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33 high-resolution scenarios of land use and vegetation change in the Great Plains Landscape Conservation Cooperative region

August 6, 2018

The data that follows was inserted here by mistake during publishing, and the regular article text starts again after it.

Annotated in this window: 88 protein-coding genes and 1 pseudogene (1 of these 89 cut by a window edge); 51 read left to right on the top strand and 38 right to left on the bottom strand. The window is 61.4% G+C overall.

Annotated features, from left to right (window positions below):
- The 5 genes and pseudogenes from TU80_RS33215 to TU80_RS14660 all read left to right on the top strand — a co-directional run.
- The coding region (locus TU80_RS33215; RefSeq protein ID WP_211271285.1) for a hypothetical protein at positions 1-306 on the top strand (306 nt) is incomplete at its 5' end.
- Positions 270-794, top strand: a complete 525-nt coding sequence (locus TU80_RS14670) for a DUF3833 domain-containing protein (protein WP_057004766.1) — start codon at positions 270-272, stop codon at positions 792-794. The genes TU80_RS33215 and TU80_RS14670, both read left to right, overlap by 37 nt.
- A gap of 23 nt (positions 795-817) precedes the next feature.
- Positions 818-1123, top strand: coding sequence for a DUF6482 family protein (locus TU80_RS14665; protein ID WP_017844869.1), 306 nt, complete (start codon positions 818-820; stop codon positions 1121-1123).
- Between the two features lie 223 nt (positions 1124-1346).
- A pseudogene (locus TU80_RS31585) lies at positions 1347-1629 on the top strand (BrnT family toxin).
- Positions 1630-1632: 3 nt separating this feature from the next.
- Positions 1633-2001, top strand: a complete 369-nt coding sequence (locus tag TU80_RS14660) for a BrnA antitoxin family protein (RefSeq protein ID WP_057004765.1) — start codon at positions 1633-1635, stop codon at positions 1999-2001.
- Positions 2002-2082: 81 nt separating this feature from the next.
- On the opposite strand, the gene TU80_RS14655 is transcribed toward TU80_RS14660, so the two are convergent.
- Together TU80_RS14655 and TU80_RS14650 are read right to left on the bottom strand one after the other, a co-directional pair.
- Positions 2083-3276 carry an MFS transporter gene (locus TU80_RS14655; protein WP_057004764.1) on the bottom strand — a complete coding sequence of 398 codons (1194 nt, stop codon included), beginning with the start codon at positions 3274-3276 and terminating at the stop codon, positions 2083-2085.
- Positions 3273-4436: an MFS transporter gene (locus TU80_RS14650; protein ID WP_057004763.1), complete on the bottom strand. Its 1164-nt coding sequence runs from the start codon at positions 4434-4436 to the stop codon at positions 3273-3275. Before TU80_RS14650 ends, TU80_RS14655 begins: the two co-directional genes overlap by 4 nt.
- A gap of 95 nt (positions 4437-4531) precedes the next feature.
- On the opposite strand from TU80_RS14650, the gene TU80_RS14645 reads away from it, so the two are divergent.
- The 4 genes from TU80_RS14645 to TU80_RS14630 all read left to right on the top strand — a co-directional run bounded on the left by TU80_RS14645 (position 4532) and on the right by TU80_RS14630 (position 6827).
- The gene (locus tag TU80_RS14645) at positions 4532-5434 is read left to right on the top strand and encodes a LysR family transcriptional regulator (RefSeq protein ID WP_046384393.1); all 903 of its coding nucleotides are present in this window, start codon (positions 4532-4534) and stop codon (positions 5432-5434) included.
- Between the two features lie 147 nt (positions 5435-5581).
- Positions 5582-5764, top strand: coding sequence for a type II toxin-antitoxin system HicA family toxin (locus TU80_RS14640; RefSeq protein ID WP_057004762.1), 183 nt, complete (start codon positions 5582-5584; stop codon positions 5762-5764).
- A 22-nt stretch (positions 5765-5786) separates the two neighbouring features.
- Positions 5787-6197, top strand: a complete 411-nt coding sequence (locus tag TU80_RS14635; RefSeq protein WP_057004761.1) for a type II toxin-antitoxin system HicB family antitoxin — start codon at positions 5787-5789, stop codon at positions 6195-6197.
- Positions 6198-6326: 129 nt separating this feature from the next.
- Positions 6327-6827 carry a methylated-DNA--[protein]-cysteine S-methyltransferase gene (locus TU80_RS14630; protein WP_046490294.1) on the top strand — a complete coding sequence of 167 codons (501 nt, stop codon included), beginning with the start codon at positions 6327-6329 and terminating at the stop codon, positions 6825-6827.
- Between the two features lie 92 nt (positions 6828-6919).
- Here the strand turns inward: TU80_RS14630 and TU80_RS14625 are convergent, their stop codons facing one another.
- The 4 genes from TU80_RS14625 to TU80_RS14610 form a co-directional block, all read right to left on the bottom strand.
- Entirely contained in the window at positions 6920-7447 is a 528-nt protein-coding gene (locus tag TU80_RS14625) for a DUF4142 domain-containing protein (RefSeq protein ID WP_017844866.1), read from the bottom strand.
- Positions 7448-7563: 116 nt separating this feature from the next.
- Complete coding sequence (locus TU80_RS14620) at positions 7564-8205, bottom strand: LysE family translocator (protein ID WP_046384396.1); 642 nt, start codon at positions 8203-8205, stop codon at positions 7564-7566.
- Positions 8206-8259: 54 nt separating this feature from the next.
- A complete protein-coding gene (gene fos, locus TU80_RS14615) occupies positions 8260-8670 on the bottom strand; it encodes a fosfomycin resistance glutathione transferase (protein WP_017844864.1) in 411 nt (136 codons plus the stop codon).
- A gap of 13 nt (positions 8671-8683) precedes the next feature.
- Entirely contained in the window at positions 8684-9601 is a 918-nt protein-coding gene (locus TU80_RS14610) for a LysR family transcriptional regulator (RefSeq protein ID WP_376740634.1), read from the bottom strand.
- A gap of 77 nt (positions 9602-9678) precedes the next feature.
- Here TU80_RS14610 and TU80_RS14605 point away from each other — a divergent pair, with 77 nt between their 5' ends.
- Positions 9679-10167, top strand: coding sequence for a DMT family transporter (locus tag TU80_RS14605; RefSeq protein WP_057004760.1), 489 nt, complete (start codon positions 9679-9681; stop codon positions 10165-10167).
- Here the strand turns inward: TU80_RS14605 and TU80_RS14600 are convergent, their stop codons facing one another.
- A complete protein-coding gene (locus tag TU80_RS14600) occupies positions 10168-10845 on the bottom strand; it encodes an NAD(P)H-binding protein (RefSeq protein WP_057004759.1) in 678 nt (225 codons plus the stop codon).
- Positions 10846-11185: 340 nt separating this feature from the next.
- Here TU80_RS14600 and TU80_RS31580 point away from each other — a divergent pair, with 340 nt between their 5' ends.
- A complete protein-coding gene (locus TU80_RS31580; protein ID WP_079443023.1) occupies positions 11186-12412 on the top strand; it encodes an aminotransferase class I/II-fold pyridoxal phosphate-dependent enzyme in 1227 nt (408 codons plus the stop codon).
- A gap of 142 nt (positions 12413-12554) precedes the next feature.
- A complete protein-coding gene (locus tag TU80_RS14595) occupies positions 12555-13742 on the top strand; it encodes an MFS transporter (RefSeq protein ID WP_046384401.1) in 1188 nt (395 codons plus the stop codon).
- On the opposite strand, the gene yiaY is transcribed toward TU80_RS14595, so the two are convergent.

A new version of USGSs FORE-SCE model was used to produce unprecedented landscape projections for four ecoregions in the Great Plains (corresponding to the area represented by the Great Plains Landscape Conservation Cooperative). The projections are characterized by 1) high spatial resolution (30-meter cells), 2) high thematic resolution (29 land use and land cover classes), 3) broad spatial extent (covering much of the Great Plains), 4) use of real land ownership boundaries to ensure realistic representation of landscape patterns, and 5) representation of both anthropogenic land use and natural vegetation change. A variety of scenarios were modeled from 2014 to 2100, with decadal timesteps (i.e., 2014, 2020, 2030, etc.). Modeled land use and natural vegetation classes were responsive to projected future changes in environmental conditions, including changes in groundwater and water access. Eleven primary land-use scenarios were modeled, from four different scenario families. The land-use scenarios focused on socioeconomic impacts on anthropogenic land use (demographics, energy use, agricultural economics, and other socioeconomic considerations). The following provides a brief summary of the 11 major land-use scenarios. 1) Business-as-usual - Based on an extrapolation of recent land-cover trends as derived from remote-sensing data. Overall trends were provided by 2001 to 2011 change in the National Land Cover Database, while change in crop types were extrapolated from 2008 to 2014 change in the Cropland Data Layer. Overall the scenario is marked by expansion of high-value traditional crops (corn, soybeans, cotton), with a concurrent decline in dryland wheat and some other lower-value crops. 2) Billion Ton Update scenario ($40 farmgate price) - This scenario is based on US Department of Energy biofuel scenarios from the Billion Ton Update (BTU). The $40 scenario represents likely agricultural conditions under an assumed farmgate price of $40 per dry ton of biomass (for the production of biofuel). This is the least aggressive BTU scenario for placing "perennial grass" (for biofuel feedstock) on the landscape. 3) Billion Ton Update scenario ($60 farmgate price) - This scenario is based on US Department of Energy biofuel scenarios from the Billion Ton Update. The $60 scenario represents likely agricultural conditions under an assumed farmgate price of $60 per dry ton of biomass (for the production of biofuel). At the higher farmgate price, the perennial grass class expands dramatically. 4) Billion Ton Update scenario ($80 farmgate price) - This scenario is based on US Department of Energy biofuel scenarios from the Billion Ton Update. The $80 scenario represents likely agricultural conditions under an assumed farmgate price of $80 per dry ton of biomass (for the production of biofuel). With the high farmgate price, this scenario shows the highest expansion of perennial grass among the 11 modeled scenarios. 5) GCAM Reference scenario - Based on global-scale scenarios from the GCAM model, the "reference" scenario provides a likely landscape under a world without specific carbon or climate mitigation efforts. As such, it's another form of a "business-as-usual" scenario. 6) GCAM 4.5 scenario - Based on global-scale scenarios from the GCAM model, the GCAM 4.5 model represents a mid-level mitigation scenario, where carbon payments and other mitigation efforts result in a net radiative forcing of ~4.5 W/m2 by 2100. Agriculture becomes even more concentrated in the Great Plains and Midwestern US, resulting in substantial increases in cropland (including perennial grass used as feedstock for cellulosic biofuel production). 7) GCAM 2.6 scenario - Based on global-scale scenarios from the GCAM model, the GCAM 2.6 model represents a very aggressive mitigation scenario, where carbon payments and other mitigation efforts result in a net radiative forcing of only ~2.6 W/m2 by 2100. Agriculture becomes even more concentrated in the Great Plains and Midwestern US, resulting in substantial increases in cropland (including perennial grass used as feedstock for cellulosic biofuel production). 8) SRES A1B scenario - A scenario consistent with the Intergovernmental Panel on Climate Change (IPCC's) Special Report on Emissions Scenarios (SRES) A1B storyline. In the A1B scenario, economic activity is prioritized over environmental conservation. Agriculture expands substantially, including use of perennial grasses for biofuel production. 9) SRES A2 scenario - A scenario consistent with the IPCC's SRES A2 storyline. In the A2 scenario, global population levels reach 15 billion by 2100. Economic activity is prioritized over environmental conservation. This scenario has the highest overall expansion of traditional cropland, given the very high demand for foodstuffs and other agricultural commodities. 10) SRES B1 scenario - A scenario consistent with the IPCC's SRES B1 storyline. In the B1 scenario, environmental conservation is valued, as is regional cooperation. Much less agricultural expansion occurs as compared to the A1B or A2 scenarios. 11) SRES B2 scenario - A scenario consistent with the IPCC's SRES B2 storyline. In the B2 scenario, environmental conservation is highly valued. Of the eleven modeled scenarios, the B2 scenarios has the smallest overall agricultural footprint (traditional cropland, hay/pasture, perennial grasses). For each of the eleven land-use scenarios, three alternative climate / vegetation scenarios were modeled, resulting in 33 unique scenario combinations. The alternative vegetation scenarios represent the potential changes in quantity and distribution of the major vegetation classes that were modeled (grassland, shrubland, deciduous forest, mixed forest, and evergreen forest), as a response to potential future climate conditions. The three alternative vegetation scenarios correspond to climate conditions consistent with 1) The Intergovernmental Panel on Climate Change (IPCC's) Representative Concentration Pathway (RCP) 8.5 scenario (a scenario of high climate change), 2) the RCP 4.5 scenario (a mid-level climate change scenario), and 3) a mid-point climate that averages RCP4.5 and RCP8.5 conditions Data are provided here for each of the 33 possible scenario combinations. Each scenario file is provided as a zip file containing 1) starting 2014 land cover for the region, and 2) decadal timesteps of modeled land-cover from 2020 through 2100. The "attributes" section of the metadata provides a key for identifying file names associated with each of the 33 scenario combinations.